With the end of sanctions against Russian energy companies, the global economy is in shock.
Russia export About 5 million barrels of oil a day. Some of this oil will find its way into markets around the world, but it is one of the greatest oil shocks in history.
Goldman Sachs has published a study on previous oil shocks in the table below. Circles highlight post-war disruptions in oil prices.
Oil shocks throughout history
History of oil shocks
Early shocks have led to significant changes in the market.
The Arab oil embargo in 1973 led to a rise in OPEC and set the countries producing oil as price-fixing.
In 1978, the Iranian revolution led to the almost complete abolition of a major manufacturer from the world market. This has affected oil prices for years.
The Gulf War in the early 1990s temporarily removed oil from the market, but other producers intervened to offset the loss.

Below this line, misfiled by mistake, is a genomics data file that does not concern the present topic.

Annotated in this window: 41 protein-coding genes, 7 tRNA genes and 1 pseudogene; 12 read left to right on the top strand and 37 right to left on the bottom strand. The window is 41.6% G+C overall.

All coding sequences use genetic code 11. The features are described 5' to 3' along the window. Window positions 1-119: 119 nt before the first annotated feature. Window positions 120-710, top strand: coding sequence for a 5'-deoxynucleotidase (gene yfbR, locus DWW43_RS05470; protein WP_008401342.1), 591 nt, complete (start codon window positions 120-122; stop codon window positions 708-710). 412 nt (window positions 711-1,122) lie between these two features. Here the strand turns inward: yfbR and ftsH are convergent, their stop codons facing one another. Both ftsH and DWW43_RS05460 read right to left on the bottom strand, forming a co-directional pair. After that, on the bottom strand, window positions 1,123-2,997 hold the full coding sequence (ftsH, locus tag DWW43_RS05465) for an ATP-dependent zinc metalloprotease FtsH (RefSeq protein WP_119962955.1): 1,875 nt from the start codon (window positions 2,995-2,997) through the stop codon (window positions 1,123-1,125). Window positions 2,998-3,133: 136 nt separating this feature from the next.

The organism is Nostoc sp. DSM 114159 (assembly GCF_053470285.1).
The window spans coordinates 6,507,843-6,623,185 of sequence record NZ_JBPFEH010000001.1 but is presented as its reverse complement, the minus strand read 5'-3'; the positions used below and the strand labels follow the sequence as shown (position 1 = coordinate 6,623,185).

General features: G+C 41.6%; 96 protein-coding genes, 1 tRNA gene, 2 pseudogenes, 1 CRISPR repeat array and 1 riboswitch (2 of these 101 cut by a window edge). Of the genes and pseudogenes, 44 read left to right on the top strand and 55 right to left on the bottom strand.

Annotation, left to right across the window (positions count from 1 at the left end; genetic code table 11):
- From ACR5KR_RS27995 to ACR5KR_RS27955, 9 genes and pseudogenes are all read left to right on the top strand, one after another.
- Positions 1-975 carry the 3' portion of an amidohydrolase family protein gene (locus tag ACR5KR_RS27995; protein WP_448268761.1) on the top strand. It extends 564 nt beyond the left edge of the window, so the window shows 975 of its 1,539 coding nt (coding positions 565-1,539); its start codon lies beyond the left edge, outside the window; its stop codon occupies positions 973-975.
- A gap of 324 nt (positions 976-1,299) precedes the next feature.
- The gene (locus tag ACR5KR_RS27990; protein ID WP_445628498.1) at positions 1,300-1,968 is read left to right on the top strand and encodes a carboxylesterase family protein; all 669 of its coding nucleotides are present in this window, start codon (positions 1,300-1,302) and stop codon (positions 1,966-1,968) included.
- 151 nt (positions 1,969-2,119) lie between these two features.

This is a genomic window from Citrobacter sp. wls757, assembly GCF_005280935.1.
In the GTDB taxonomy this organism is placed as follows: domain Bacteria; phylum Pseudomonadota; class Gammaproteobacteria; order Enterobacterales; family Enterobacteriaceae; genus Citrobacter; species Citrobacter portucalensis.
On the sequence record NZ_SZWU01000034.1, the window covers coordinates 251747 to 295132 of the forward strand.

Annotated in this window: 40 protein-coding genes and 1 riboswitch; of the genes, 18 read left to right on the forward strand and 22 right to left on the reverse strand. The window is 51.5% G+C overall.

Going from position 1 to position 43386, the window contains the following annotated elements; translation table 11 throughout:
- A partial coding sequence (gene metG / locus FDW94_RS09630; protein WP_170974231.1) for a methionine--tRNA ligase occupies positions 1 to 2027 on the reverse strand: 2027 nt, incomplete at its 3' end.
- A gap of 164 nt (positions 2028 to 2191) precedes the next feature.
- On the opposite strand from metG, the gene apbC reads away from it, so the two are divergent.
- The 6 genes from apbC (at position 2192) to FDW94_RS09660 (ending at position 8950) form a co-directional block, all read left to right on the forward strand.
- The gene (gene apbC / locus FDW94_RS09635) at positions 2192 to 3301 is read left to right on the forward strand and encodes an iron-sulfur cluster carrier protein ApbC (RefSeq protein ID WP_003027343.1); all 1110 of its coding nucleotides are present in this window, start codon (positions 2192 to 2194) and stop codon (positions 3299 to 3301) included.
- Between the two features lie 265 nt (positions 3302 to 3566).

The series of events related to Iraq and Venezuela in the early 2000s occurred because the trend had already risen in oil prices. This created short-term volatility and seems to have accelerated the existing trend.
The large (and recent) supply shock did not have a significant effect on prices.
In September 2019, skimmers were used to attack oil processing facilities in Abkayak and Khuris in Saudi Arabia. The attack strikes half of Saudi Arabia’s oil production capacity. But the state was able to use reserves to maintain export levels until the facilities were repaired within weeks.
What to expect after the invasion of Russia
Sanctions against Russia appear to be very similar to events that began in 2001. Supply was adversely affected at a time when prices were already rising.
Oil can continue higher unless global economy slowing down.
This is the most likely outcome so far.
Inflationary pressures have already reduced consumer spending. The risks of recession increased before the war.
The Bottom Line: An economic slowdown will reduce demand for oil, which should offset the loss of Russian production.
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